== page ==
All About Butter

Butter

Butter is a byproduct of milk which is made by churning milk or cream. It’s mostly made from cow’s milk though milk from goat, buffalo, and sheep may also be used. Salt, coloring, flavoring, and preservatives may be added before the butter is packed. You can eat butter on the Candida diet, along with some other dairy products. You can read more about the Candida diet here.

Production

Depending on the diet of the cow, the color of the butter will vary. Grass-fed cows produce butter with yellowish shade while cows fed with grains and other food items produce butter that which is white in color. The first step in making butter is to separate the cream from the milk. The separated cream is then tested for ph value, butterfat content, flavor, and other defects. This cream may be pasteurized to ensure all bacteria have been removed. The next step is aging where the cream is stored in cool temperatures to crystallize the butterfat to help churning. This cream is then placed in a mechanical churn which when operated turns the cream around, separating the butter and buttermilk. The buttermilk is then drained and the butter is washed if required. Salt and other flavors can be added before the butter is sent for packing.

  • Key Steps in Butter Production: The key steps by which milk is turned into butter.
  • Monthly Production: Provides information on total monthly production of butter in the United States from 1981 onwards.
  • Butter Manufacture: Covers the different aspects of butter production including an overview, butter structure, yield calculations, and more.
  • Making Butter: Concise description of how to make butter at home.

Vitamins

Butter is a rich source of vitamins. It’s especially a great source of vitamin A which helps improve vision and other functions of the body. Butter also has other fat soluble vitamins like vitamin D, E and K.

Health Benefits

It’s a misconception that butter is unhealthy due to its fatty nature. At a basic level, butter contains selenium, a mineral rich in antioxidant properties. It also contains iodine required by the body. The butyric acid present in butter acts as an anti-carcinogen while lauric acid has antifungal and antibacterial properties. All these are components of the fatty acids in butter. Glycospingolipids protect against gastrointestinal infections so it’s better to avoid low fat butter for children.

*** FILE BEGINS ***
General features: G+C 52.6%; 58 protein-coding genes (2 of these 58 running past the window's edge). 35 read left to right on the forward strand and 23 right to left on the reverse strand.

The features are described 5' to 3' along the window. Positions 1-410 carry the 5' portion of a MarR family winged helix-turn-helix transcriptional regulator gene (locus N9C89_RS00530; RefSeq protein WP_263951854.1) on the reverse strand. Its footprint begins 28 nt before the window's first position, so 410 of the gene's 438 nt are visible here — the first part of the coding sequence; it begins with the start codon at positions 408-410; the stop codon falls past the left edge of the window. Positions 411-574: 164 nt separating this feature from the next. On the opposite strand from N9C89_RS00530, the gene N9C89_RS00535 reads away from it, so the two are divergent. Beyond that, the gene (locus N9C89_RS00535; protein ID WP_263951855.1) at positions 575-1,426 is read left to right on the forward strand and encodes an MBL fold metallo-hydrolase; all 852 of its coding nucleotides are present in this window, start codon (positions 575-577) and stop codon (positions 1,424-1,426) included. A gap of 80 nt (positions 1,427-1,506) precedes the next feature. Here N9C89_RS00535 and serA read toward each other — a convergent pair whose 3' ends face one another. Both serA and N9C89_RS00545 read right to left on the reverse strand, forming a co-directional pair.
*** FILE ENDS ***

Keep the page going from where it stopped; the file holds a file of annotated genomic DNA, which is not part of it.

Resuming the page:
Butter is on our list of foods to eat because it is naturally low in carbohydrates, and a healthy source of fat.

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  • Real Butter: Explains why real butter is important for your health.
  • Saturated Fats: Discusses the health benefits of saturated fats which include butter.

Butter vs. Margarine

Margarine is used as a substitute to butter because some people can’t accept the fact that butter has high cholesterol. Margarine is made up of various vegetable oils by bubbling hydrogen through the oils at high temperature. Though it is low on cholesterol, it’s considered a chemically extracted product so it’s not completely healthy. The high temperature destroys the vitamins and other nutrients present in the oil which also contain Trans fatty acids with residues of nickel and cadmium. These acids are carcinogenic and mutagenic. Butter that is raw and cultured is the best type to buy. Another option is to buy organic butter as it contains the least chemicals. Margarine may be cost effective but nutritionally, butter is a better option.

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